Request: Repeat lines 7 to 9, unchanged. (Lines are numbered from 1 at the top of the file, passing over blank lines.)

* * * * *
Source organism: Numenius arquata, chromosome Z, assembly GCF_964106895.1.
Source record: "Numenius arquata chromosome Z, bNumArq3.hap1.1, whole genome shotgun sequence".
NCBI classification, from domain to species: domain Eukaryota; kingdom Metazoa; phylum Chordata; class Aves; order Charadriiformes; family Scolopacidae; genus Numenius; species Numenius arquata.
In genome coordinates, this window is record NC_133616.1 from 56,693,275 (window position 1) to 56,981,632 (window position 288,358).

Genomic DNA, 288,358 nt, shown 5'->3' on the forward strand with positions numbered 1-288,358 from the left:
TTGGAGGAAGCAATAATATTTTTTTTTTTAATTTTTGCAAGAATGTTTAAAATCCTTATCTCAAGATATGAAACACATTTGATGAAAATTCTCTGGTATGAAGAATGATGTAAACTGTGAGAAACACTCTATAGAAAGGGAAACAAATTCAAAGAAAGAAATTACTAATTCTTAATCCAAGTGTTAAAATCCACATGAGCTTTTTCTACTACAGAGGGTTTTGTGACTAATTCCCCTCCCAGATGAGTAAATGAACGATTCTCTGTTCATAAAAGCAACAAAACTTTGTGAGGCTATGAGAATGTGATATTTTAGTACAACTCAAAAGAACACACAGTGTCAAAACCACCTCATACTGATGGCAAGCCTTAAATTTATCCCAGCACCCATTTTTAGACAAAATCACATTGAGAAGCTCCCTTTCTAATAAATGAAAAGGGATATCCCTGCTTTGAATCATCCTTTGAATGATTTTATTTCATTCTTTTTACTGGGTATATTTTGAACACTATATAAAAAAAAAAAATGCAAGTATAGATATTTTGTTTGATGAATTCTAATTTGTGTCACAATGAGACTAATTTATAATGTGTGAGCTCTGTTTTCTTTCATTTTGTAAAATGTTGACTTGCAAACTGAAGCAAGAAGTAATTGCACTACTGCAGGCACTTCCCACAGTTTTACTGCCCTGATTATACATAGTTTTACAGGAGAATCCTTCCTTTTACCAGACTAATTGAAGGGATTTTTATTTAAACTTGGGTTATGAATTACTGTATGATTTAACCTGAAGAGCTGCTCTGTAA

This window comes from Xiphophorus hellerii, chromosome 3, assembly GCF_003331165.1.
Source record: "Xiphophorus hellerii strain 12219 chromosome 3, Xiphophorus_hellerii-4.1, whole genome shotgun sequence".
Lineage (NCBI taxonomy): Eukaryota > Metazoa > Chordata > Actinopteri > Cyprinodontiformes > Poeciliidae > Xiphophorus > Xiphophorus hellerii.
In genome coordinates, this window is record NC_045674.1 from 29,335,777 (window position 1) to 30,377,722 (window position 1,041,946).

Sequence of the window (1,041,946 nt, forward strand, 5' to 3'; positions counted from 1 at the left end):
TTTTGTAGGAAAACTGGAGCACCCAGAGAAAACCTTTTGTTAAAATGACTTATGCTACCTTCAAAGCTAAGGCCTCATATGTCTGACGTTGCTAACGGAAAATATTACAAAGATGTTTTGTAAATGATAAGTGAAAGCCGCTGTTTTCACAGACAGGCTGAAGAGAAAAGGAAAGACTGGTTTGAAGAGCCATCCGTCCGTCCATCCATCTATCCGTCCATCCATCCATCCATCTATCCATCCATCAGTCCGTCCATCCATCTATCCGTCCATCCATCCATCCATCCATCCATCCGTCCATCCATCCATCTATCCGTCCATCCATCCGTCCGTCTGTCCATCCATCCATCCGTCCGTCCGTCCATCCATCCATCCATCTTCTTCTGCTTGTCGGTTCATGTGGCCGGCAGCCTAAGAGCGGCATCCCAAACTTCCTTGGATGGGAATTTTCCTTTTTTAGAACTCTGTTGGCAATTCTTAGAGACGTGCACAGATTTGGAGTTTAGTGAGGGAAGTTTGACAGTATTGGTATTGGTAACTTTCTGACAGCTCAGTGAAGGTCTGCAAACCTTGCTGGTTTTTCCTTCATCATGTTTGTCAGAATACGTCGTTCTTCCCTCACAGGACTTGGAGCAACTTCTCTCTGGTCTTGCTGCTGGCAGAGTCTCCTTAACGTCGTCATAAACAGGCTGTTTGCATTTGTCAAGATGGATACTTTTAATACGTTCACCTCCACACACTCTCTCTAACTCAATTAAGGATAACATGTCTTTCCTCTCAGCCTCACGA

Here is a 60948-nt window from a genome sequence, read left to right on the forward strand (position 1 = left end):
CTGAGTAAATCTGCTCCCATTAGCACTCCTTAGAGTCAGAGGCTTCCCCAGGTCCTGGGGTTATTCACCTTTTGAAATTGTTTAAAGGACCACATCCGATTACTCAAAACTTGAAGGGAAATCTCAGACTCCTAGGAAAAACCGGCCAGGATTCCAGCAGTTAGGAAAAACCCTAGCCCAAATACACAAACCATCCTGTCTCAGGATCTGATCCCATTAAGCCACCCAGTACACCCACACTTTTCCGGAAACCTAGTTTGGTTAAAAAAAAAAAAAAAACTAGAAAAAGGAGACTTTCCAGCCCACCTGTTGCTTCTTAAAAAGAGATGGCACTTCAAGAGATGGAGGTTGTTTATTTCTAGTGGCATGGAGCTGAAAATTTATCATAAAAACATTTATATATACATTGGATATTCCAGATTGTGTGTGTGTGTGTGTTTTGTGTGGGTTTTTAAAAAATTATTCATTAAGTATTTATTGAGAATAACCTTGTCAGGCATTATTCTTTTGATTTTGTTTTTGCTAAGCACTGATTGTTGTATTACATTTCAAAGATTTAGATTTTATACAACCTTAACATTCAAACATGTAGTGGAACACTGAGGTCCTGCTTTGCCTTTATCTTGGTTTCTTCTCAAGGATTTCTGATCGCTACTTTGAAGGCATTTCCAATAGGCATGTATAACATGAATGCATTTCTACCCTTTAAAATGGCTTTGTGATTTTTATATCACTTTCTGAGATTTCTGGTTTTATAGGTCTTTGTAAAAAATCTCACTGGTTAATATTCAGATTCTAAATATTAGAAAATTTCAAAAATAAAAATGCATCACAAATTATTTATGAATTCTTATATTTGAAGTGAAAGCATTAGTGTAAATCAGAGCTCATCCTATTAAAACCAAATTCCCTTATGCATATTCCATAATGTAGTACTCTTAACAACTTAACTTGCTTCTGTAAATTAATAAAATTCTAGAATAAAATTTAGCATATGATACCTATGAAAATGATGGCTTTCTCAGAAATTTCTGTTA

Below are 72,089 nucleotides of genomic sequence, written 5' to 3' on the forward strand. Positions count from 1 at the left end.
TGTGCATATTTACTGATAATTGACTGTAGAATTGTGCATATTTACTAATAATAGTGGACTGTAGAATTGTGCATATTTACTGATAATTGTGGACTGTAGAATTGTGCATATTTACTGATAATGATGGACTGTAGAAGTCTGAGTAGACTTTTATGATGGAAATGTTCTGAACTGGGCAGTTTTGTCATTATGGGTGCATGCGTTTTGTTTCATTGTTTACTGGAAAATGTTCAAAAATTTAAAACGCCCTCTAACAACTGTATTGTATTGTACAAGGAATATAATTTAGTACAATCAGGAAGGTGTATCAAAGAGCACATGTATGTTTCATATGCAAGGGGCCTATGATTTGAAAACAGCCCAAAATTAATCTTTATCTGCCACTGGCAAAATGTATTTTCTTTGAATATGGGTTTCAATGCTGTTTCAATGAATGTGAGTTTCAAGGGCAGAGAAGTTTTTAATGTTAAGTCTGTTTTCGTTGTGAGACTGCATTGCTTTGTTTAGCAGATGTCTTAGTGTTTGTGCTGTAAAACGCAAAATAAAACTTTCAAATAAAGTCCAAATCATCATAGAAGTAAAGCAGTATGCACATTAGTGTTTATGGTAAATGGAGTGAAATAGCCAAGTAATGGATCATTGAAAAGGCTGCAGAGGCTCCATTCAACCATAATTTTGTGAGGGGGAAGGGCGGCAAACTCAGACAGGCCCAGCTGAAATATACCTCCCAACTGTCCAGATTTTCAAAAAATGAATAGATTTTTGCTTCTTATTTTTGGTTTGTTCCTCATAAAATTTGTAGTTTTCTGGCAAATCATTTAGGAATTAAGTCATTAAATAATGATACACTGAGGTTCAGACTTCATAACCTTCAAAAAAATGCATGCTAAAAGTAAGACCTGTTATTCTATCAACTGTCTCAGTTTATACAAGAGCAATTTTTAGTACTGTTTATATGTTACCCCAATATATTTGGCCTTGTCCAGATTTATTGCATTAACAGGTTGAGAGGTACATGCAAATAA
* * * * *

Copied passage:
This window comes from Xiphophorus hellerii, chromosome 3, assembly GCF_003331165.1.
Source record: "Xiphophorus hellerii strain 12219 chromosome 3, Xiphophorus_hellerii-4.1, whole genome shotgun sequence".
Lineage (NCBI taxonomy): Eukaryota > Metazoa > Chordata > Actinopteri > Cyprinodontiformes > Poeciliidae > Xiphophorus > Xiphophorus hellerii.